Yokai: a war cry for hope and healing

Yokai, a new hub for healing programs and centres for survivors of the Stolen Generations, three years in the making, was launched on Friday 13 May. The project is an initiative of the Bringing Them Home Committee WA, in which the Uniting Church WA’s Social Justice Board and the Uniting Aboriginal and Islander Christian Congress (WA) are active participants. It was launched on the 20th anniversary of the death of Rob Riley, a well-respected WA Indigenous activist.

Yokai, a Nyungar war cry, aims to support and address the needs of people who have been affected by the policies and practices of removing Aboriginal and Torres Strait Islander people from their families – the Stolen Generations.

Jim Morrison, co-convener of the Bringing Them Home Committee, said that Yokai will empower members of the Stolen Generations and their families to heal themselves by encouraging partnerships, allowing for grieving, reconnecting with language and spirituality and building leadership.

“Enough is enough, our people want to move forward and they can only do that through some culturally appropriate healing activity,” Jim said.

Part of this could involve transforming old mission sites from places of hurt and devastation to places of hope and healing – if that’s what the people want. This is a concept that is already proving to be significant, as the administration office of Yokai is operating out of the office previously used by AO Neville, WA’s chief protector of Aborigines from 1915–1936.

AO Neville was responsible for the policies that made the Stolen Generations a reality in Western Australia, removing Aboriginal children from their families and raising them on missions; away from their land, language and culture, and vulnerable to abuse. His methods were advocated at the time, as was his aim to forcibly assimilate Aboriginal people into white Australian culture.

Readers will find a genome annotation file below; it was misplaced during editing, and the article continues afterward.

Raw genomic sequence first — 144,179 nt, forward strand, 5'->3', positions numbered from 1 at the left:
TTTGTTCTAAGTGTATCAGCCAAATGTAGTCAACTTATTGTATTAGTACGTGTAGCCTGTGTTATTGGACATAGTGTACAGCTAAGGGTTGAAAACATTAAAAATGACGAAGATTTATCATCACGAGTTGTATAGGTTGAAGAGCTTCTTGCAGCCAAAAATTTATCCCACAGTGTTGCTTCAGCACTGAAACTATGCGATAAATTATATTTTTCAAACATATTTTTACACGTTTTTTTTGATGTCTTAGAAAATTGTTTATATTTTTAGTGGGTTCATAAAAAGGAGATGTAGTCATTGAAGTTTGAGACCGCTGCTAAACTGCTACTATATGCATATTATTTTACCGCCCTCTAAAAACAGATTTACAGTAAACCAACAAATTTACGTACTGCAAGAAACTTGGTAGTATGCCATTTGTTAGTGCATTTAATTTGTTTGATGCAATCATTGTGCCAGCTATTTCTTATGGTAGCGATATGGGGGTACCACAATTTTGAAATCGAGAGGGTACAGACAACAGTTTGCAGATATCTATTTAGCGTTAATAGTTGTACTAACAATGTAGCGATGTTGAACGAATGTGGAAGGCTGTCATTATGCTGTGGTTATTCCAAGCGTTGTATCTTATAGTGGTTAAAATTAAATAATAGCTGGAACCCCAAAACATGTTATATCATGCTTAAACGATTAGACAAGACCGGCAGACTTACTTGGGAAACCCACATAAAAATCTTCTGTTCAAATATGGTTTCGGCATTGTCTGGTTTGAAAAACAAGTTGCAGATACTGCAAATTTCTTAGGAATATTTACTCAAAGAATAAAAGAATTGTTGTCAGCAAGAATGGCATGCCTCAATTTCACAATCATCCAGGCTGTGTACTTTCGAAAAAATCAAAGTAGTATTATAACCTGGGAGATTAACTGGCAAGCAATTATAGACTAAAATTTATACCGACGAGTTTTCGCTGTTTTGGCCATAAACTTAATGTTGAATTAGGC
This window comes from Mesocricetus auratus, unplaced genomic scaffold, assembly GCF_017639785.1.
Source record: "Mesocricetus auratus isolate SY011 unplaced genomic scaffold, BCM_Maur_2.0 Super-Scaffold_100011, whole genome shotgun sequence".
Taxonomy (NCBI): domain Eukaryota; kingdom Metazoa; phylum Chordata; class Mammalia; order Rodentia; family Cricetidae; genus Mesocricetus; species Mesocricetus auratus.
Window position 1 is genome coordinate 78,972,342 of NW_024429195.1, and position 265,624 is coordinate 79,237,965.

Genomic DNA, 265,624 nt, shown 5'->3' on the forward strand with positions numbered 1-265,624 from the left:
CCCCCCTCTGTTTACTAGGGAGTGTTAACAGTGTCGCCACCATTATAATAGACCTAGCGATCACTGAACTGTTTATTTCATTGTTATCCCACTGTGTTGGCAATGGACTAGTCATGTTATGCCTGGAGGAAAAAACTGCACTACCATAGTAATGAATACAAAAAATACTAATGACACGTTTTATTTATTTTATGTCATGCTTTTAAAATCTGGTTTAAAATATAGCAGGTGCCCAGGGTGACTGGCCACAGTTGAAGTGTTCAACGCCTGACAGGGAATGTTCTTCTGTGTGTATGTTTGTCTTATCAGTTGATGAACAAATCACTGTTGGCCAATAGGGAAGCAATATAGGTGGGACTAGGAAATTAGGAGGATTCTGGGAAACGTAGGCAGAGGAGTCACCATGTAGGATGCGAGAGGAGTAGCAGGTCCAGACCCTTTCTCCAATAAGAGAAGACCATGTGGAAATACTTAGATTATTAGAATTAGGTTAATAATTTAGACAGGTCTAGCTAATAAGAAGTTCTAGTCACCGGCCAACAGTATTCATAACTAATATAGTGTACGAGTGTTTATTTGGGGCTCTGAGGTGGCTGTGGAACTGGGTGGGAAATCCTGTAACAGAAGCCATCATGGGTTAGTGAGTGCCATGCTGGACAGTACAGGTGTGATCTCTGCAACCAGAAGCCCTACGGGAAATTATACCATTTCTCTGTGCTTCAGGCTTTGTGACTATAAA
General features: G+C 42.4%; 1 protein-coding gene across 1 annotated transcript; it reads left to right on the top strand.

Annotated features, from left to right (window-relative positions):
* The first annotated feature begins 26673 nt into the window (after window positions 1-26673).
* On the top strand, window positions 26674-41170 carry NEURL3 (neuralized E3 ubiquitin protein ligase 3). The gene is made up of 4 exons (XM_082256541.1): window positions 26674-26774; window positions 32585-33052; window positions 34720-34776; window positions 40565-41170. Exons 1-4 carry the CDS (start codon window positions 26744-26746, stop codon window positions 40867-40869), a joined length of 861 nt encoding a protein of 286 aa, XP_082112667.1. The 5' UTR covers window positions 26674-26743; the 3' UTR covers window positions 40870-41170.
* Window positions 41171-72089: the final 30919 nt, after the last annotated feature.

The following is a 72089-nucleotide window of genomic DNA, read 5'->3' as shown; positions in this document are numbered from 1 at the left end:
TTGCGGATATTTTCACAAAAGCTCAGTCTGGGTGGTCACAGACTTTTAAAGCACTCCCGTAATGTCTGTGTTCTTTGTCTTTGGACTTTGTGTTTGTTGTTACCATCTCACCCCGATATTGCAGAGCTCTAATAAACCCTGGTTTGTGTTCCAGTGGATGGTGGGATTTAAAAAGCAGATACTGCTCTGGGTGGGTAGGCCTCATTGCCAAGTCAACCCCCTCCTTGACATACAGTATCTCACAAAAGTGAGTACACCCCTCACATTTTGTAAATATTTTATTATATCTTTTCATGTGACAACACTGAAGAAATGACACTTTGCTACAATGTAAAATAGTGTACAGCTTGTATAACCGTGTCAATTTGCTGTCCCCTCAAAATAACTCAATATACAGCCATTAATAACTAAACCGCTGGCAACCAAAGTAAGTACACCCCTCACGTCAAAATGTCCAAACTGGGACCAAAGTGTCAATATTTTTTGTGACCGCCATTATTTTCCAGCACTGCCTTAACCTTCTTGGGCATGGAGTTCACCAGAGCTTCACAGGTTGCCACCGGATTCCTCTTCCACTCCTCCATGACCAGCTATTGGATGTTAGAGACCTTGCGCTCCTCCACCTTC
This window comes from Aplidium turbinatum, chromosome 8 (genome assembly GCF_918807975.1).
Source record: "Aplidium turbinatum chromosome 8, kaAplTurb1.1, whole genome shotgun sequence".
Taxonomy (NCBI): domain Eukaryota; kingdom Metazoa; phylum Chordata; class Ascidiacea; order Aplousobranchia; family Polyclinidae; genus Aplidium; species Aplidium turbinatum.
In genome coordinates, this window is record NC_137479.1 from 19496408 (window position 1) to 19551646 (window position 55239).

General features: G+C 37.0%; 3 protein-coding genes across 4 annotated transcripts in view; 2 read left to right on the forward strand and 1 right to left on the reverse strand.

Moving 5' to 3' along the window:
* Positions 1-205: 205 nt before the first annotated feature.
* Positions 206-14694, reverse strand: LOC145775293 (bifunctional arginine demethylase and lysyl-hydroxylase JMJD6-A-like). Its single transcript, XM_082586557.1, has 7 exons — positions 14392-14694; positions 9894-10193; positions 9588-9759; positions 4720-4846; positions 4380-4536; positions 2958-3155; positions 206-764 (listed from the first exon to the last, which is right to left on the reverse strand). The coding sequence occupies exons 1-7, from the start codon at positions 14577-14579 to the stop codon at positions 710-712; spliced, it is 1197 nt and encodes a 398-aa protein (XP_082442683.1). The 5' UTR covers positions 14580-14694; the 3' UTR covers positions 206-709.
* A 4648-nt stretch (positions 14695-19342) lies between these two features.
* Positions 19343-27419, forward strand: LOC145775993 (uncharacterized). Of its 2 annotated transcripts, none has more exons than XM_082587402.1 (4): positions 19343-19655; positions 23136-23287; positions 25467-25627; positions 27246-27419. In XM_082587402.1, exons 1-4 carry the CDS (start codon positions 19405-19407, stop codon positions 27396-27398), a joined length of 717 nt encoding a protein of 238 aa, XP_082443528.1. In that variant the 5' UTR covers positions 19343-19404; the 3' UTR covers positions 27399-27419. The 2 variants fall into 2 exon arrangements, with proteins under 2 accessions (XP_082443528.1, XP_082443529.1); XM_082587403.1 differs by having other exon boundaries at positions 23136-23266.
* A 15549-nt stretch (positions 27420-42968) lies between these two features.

This level of abuse has had lasting effects on Australia’s Indigenous people. Jim said that members of the stolen generations and their families are 50% more likely to be in contact with police, 15% more likely to drink or take drugs at a dangerous level, and 10% more likely to be unemployed than the broader Indigenous population.

“There’s still that level of disadvantage and poverty that occurs in the Aboriginal community but it’s even more so with Stolen Generation peoples,” Jim said. “We want Stolen Generations people to be empowered to be part of the solution.”

With the support of Curtin University, who now own the building, moving into AO Neville’s old office means Yokai can reclaim a space of hurt and use it to help the healing process.

“It’s really reclaiming what is a dreadful part of our history to reverse the hurt. And there are still hundreds of people that are still living the hurt,” Jim said.

For more information on Yokai visit http://www.yokai.com.au.

Heather Dowling


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